When I lived and worked in South Sudan, the Bible came alive for me. We lived in a tribal, rural setting without electricity and running water. Living one day took all the human effort and energy one has. It really helped me to understand the conditions the characters in the Bible lived through.
The following blog post is from a blog I read regularly authored by doctors who serve just south of where I lived. They're across the Nile from South Sudan in Northern Uganda. It's a little more modern there. Sometimes there's electricity. It's more like the wild west. Read this account of the Christmas Story...
There are two accounts of the actual Christmas Night in the Bible: Luke 2, and Revelations 12. Yesterday for our staff CME/Bible study, we looked at both stories, printed out in parallel on a page. First we read Luke 2, and I asked every few verses for people to describe what they would have seen if they had been there. For the most part, it would have looked a lot like every-day Bundibugyo life: a pregnant woman, crowds, walking; chaos of disruption caused by arbitrary governmental decrees; the onset of labor at an inconvenient time and the search for a protected spot; sharing a shelter with animals; giving birth in unhygienic conditions without medical care; a not-quite-married pair of inexperienced parents; a baby wrapped up in scraps of cloth; the potential for death always quietly stalking in the background. Such a sequence of events could unfold today, here, unnoticed, because it is common. In fact it probably will, today and most days.
Then we turned to Revelations: here the pregnant woman is clothed with the sun and wreathed by the stars. Here the labor is on a cosmic scale. Here the baby is directly threatened by the waiting, gaping, hungry, evil jaws of a fiery dragon. Here the birth culminates in a barely-in-time rescue, sweeping the infant up to the very throne of Heaven. And here the sequence of events triggers a celestial war, with angels and demons and victory and defeat. I don't think most of the staff had read this before, and they were fascinated, laughing nervously. Because in Africa we don't doubt the pervading precence of the spiritual world, and the danger of the devouring dragon.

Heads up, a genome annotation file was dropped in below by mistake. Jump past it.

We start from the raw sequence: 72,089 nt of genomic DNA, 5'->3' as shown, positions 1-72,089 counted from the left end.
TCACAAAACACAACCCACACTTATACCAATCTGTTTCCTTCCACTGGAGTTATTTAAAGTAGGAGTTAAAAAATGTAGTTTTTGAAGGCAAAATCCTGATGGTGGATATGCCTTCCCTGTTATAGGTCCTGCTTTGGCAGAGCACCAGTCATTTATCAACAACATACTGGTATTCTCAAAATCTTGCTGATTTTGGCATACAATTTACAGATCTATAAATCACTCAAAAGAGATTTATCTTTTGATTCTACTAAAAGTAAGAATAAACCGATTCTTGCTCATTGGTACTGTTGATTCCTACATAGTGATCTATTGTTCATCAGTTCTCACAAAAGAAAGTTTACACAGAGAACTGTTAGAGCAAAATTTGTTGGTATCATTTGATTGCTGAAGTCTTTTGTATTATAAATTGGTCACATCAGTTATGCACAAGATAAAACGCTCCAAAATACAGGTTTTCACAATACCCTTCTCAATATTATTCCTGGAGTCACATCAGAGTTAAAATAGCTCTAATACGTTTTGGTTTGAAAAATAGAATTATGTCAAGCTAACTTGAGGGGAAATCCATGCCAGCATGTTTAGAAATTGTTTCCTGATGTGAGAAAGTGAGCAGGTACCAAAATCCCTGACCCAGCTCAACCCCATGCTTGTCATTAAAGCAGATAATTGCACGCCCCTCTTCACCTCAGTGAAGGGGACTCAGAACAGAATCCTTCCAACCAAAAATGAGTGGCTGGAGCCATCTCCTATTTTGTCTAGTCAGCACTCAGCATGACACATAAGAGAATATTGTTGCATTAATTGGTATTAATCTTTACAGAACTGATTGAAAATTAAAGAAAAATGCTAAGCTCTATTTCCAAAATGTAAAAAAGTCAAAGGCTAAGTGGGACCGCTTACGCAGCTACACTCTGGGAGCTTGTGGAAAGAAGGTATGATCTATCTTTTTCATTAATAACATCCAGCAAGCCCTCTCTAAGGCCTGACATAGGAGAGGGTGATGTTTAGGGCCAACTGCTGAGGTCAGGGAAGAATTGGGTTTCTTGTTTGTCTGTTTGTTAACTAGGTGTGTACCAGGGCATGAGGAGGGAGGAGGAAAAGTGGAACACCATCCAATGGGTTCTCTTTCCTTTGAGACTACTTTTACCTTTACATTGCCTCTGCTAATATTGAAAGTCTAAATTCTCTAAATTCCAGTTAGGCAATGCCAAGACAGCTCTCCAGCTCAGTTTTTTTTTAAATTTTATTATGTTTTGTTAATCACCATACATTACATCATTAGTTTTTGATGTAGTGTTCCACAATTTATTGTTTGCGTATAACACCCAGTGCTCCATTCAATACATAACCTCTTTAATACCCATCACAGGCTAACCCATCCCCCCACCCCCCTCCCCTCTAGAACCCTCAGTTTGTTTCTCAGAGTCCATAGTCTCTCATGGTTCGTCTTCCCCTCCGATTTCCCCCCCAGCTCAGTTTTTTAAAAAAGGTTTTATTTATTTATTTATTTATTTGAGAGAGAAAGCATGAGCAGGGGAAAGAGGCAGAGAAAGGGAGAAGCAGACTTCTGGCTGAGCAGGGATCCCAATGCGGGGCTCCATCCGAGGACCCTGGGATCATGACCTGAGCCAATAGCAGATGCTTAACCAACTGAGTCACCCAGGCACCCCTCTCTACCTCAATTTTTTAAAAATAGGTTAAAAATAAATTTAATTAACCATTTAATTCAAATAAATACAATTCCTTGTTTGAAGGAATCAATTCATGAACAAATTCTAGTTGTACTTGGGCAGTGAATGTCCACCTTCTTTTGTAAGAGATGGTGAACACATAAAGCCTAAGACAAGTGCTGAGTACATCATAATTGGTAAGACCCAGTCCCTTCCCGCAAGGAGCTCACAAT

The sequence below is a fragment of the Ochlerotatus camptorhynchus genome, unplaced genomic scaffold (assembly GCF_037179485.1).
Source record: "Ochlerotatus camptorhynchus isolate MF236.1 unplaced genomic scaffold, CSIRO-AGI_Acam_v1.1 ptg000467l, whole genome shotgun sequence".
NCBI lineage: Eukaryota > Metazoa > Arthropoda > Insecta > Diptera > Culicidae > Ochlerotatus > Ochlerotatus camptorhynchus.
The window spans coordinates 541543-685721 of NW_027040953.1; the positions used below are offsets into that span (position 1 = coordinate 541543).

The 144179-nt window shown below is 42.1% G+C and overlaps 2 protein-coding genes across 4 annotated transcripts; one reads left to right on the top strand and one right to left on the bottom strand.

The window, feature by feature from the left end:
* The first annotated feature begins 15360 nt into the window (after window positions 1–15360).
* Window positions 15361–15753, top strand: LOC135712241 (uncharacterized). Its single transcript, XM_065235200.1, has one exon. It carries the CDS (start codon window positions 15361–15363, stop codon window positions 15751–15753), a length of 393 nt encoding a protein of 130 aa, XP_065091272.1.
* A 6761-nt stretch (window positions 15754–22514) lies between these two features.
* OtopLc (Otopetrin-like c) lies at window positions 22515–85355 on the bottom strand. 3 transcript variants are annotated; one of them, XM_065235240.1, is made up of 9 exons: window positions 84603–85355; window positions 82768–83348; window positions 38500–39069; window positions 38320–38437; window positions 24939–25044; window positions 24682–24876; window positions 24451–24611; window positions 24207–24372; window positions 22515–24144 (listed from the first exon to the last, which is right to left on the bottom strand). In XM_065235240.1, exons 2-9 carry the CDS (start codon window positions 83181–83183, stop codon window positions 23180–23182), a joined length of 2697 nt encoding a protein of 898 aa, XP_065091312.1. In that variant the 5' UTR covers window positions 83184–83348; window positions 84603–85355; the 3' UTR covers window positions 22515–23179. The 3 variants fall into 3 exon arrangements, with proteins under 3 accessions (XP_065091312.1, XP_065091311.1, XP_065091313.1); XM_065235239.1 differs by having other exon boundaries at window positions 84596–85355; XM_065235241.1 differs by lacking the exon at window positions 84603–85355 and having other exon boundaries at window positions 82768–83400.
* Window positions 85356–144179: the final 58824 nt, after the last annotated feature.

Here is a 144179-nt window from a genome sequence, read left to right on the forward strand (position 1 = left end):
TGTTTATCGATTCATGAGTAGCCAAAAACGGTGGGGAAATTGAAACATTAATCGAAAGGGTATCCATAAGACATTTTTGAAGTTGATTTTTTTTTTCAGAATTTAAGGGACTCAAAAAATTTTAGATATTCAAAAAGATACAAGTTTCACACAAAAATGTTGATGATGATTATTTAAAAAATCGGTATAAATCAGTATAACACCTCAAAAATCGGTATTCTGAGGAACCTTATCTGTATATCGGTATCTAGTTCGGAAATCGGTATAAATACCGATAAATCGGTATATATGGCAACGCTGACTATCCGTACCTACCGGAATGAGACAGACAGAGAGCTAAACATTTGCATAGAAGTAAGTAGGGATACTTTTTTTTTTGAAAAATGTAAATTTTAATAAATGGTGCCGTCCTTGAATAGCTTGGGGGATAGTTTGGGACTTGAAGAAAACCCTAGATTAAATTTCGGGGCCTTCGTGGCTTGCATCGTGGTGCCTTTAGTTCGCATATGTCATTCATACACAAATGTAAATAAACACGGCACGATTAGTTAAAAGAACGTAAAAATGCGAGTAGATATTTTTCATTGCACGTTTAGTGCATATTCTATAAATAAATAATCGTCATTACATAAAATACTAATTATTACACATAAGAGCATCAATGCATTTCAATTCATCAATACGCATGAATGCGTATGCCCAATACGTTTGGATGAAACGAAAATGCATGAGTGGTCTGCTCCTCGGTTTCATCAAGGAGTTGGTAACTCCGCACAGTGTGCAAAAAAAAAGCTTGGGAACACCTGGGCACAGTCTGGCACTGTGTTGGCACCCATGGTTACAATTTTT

Both accounts are true pictures of reality: one a picture of that which was seen by human eyes, and one a picture of the unseen events that were occurring in the spiritual realm.
So we were encouraged to remember that what we see here, happening, tangibly before our eyes, is only a partial truth. The long line of patients with their needs represents dozens of lives in the balance, with eternal consequences. The tiny jaundiced newborn who responds to IV antibiotics so painstakingly given represents a victory that might be mirrored in a heavenly battle. The choice to come to work when most of the world around us is consumed in selling their cocoa and buying new clothes for Christmas day represents the kind of courage mentioned in Rev 12:11, the kind that overcomes evil, forever.
A few people in Luke 2 got to glimpse both realities, to see the material events in real time while recognizing their reflected spiritual impact. Mary, the shepherds, Simeon, Anna. For some, because God by grace overwhelmed them with inescapable visions. For others, because they had dedicated themselves to the search, and recognized God's hand in events. I'm praying to become that sort of person, grounded in the hands-on messiness of life and death on the streets and stables of our earth, but able to see the pattern of God's work, and be carried along by faith and hope, the unshakable evidence of things not seen.